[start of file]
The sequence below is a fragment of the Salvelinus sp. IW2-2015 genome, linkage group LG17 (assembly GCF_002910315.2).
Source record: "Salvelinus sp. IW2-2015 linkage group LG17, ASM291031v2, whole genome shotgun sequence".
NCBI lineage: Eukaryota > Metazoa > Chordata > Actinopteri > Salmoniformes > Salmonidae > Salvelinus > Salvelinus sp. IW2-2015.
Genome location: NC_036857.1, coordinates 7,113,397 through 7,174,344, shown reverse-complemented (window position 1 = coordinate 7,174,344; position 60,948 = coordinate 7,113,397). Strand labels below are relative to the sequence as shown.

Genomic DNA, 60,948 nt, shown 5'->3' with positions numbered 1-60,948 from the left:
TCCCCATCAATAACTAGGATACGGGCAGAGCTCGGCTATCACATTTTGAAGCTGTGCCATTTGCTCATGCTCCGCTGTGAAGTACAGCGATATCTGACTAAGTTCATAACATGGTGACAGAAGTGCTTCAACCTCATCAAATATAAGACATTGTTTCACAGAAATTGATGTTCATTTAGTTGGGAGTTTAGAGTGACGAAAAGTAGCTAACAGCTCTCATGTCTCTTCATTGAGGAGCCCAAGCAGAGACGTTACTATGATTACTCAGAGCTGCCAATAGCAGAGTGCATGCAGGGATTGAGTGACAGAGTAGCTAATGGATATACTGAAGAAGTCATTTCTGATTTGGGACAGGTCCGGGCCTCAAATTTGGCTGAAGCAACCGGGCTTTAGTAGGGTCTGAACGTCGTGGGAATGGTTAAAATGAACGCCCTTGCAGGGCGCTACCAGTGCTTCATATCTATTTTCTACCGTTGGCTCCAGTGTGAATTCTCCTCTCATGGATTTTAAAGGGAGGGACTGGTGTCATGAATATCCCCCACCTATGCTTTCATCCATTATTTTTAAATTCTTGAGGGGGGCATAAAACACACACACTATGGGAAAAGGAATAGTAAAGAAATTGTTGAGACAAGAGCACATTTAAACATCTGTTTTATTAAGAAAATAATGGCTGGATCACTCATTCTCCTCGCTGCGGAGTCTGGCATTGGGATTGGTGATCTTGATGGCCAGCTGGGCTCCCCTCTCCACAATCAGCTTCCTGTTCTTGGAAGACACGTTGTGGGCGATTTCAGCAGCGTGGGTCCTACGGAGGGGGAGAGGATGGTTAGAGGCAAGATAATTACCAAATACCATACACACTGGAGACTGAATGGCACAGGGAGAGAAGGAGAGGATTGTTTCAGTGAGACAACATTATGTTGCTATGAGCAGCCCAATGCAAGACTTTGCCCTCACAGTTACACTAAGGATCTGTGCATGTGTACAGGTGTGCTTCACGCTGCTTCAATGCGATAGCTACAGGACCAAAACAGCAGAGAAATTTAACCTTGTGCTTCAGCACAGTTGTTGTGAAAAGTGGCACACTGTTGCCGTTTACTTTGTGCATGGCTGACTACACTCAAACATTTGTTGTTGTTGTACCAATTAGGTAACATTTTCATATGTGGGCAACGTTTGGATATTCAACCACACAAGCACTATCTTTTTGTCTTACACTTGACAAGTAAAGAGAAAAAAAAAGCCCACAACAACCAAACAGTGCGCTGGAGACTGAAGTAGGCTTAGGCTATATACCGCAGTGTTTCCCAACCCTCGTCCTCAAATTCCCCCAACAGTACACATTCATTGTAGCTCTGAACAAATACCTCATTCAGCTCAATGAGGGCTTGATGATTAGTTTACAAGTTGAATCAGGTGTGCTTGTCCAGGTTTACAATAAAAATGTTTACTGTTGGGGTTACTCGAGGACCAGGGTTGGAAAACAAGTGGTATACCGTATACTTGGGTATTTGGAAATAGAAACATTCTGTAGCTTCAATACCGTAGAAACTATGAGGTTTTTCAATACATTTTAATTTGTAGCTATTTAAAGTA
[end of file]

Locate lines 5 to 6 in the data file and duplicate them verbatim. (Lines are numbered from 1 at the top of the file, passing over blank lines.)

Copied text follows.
Genomic DNA, 60,948 nt, shown 5'->3' with positions numbered 1-60,948 from the left:
TCCCCATCAATAACTAGGATACGGGCAGAGCTCGGCTATCACATTTTGAAGCTGTGCCATTTGCTCATGCTCCGCTGTGAAGTACAGCGATATCTGACTAAGTTCATAACATGGTGACAGAAGTGCTTCAACCTCATCAAATATAAGACATTGTTTCACAGAAATTGATGTTCATTTAGTTGGGAGTTTAGAGTGACGAAAAGTAGCTAACAGCTCTCATGTCTCTTCATTGAGGAGCCCAAGCAGAGACGTTACTATGATTACTCAGAGCTGCCAATAGCAGAGTGCATGCAGGGATTGAGTGACAGAGTAGCTAATGGATATACTGAAGAAGTCATTTCTGATTTGGGACAGGTCCGGGCCTCAAATTTGGCTGAAGCAACCGGGCTTTAGTAGGGTCTGAACGTCGTGGGAATGGTTAAAATGAACGCCCTTGCAGGGCGCTACCAGTGCTTCATATCTATTTTCTACCGTTGGCTCCAGTGTGAATTCTCCTCTCATGGATTTTAAAGGGAGGGACTGGTGTCATGAATATCCCCCACCTATGCTTTCATCCATTATTTTTAAATTCTTGAGGGGGGCATAAAACACACACACTATGGGAAAAGGAATAGTAAAGAAATTGTTGAGACAAGAGCACATTTAAACATCTGTTTTATTAAGAAAATAATGGCTGGATCACTCATTCTCCTCGCTGCGGAGTCTGGCATTGGGATTGGTGATCTTGATGGCCAGCTGGGCTCCCCTCTCCACAATCAGCTTCCTGTTCTTGGAAGACACGTTGTGGGCGATTTCAGCAGCGTGGGTCCTACGGAGGGGGAGAGGATGGTTAGAGGCAAGATAATTACCAAATACCATACACACTGGAGACTGAATGGCACAGGGAGAGAAGGAGAGGATTGTTTCAGTGAGACAACATTATGTTGCTATGAGCAGCCCAATGCAAGACTTTGCCCTCACAGTTACACTAAGGATCTGTGCATGTGTACAGGTGTGCTTCACGCTGCTTCAATGCGATAGCTACAGGACCAAAACAGCAGAGAAATTTAACCTTGTGCTTCAGCACAGTTGTTGTGAAAAGTGGCACACTGTTGCCGTTTACTTTGTGCATGGCTGACTACACTCAAACATTTGTTGTTGTTGTACCAATTAGGTAACATTTTCATATGTGGGCAACGTTTGGATATTCAACCACACAAGCACTATCTTTTTGTCTTACACTTGACAAGTAAAGAGAAAAAAAAAGCCCACAACAACCAAACAGTGCGCTGGAGACTGAAGTAGGCTTAGGCTATATACCGCAGTGTTTCCCAACCCTCGTCCTCAAATTCCCCCAACAGTACACATTCATTGTAGCTCTGAACAAATACCTCATTCAGCTCAATGAGGGCTTGATGATTAGTTTACAAGTTGAATCAGGTGTGCTTGTCCAGGTTTACAATAAAAATGTTTACTGTTGGGGTTACTCGAGGACCAGGGTTGGAAAACAAGTGGTATACCGTATACTTGGGTATTTGGAAATAGAAACATTCTGTAGCTTCAATACCGTAGAAACTATGAGGTTTTTCAATACATTTTAATTTGTAGCTATTTAAAGTA